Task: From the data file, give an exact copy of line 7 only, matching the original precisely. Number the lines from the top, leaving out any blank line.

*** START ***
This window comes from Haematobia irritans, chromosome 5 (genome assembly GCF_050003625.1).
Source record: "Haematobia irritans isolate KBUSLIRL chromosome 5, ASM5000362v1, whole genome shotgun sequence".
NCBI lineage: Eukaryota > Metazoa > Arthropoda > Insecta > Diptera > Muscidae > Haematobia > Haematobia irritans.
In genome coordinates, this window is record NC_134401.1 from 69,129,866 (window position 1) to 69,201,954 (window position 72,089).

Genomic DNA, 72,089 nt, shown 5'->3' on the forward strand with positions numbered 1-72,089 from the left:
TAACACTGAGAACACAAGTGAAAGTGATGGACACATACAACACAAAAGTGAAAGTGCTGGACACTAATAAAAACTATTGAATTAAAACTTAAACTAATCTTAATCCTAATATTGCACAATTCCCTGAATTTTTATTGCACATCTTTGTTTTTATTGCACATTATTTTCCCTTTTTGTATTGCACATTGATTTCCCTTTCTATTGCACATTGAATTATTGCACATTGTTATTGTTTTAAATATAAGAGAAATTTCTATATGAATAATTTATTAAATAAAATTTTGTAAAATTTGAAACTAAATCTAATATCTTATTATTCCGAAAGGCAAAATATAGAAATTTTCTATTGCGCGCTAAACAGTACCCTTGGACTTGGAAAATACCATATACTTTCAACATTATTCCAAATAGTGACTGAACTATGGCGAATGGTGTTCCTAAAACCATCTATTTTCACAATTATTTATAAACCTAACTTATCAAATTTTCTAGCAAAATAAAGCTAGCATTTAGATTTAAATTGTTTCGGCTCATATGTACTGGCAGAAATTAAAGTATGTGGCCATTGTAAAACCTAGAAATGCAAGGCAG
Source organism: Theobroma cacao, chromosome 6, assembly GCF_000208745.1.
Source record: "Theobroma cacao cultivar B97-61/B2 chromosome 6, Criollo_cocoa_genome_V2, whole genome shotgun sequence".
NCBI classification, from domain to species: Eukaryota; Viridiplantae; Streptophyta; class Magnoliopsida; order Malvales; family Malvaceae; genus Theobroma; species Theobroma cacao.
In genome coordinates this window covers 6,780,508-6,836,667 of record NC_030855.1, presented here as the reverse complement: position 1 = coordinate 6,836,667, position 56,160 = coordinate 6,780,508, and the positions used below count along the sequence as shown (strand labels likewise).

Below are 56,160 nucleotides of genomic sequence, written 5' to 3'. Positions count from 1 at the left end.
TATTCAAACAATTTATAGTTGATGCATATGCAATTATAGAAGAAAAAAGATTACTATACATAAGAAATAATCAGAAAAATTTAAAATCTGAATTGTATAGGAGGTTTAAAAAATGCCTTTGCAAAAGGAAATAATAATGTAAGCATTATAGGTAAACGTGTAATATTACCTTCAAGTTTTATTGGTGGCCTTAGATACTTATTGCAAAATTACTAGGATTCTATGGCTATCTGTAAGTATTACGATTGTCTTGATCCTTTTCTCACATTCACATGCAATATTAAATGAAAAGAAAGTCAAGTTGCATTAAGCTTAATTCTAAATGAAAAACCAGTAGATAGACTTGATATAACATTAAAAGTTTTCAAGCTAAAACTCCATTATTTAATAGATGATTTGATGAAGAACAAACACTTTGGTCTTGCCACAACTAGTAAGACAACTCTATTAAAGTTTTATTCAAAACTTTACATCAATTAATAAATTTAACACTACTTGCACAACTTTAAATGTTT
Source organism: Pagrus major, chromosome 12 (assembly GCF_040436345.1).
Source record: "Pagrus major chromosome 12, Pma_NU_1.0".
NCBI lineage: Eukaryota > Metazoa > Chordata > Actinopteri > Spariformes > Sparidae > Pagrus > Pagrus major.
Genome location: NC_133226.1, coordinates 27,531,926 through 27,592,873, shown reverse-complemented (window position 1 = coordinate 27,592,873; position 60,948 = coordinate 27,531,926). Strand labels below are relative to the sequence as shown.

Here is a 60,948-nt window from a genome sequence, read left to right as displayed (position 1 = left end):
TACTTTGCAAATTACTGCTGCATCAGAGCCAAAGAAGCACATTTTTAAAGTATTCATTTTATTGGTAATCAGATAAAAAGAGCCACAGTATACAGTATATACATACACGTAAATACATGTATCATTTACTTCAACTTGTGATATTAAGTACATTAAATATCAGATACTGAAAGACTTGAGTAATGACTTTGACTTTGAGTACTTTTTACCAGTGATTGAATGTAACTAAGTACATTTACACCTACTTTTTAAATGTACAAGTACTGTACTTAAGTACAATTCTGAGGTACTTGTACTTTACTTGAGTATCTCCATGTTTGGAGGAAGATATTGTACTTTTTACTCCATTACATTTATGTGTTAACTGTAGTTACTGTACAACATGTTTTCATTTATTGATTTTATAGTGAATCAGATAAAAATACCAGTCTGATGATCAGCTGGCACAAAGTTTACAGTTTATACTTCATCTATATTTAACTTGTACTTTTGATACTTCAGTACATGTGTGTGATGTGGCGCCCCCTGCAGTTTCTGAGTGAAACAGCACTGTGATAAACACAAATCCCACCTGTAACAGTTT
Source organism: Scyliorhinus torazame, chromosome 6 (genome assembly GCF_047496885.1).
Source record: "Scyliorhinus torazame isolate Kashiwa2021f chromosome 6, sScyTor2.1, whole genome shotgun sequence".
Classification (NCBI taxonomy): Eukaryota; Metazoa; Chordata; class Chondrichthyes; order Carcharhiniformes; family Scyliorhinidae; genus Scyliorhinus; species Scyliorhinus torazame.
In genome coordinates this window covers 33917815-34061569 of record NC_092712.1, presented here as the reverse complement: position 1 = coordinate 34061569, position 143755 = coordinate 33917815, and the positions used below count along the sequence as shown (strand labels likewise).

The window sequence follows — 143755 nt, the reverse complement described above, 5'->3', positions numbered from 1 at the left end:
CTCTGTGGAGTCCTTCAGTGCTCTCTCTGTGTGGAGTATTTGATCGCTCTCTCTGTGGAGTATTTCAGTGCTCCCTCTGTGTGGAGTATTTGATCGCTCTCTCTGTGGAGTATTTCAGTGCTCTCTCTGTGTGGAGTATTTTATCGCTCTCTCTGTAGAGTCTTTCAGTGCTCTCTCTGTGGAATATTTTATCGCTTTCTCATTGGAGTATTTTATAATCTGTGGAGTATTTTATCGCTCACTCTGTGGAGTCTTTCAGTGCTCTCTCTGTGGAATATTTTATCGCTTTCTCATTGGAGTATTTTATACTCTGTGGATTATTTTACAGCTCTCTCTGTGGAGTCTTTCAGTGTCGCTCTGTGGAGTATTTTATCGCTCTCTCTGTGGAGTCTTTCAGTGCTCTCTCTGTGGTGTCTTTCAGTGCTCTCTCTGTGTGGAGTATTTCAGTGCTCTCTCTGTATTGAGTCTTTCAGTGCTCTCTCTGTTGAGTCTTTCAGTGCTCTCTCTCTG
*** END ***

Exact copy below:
Source organism: Theobroma cacao, chromosome 6, assembly GCF_000208745.1.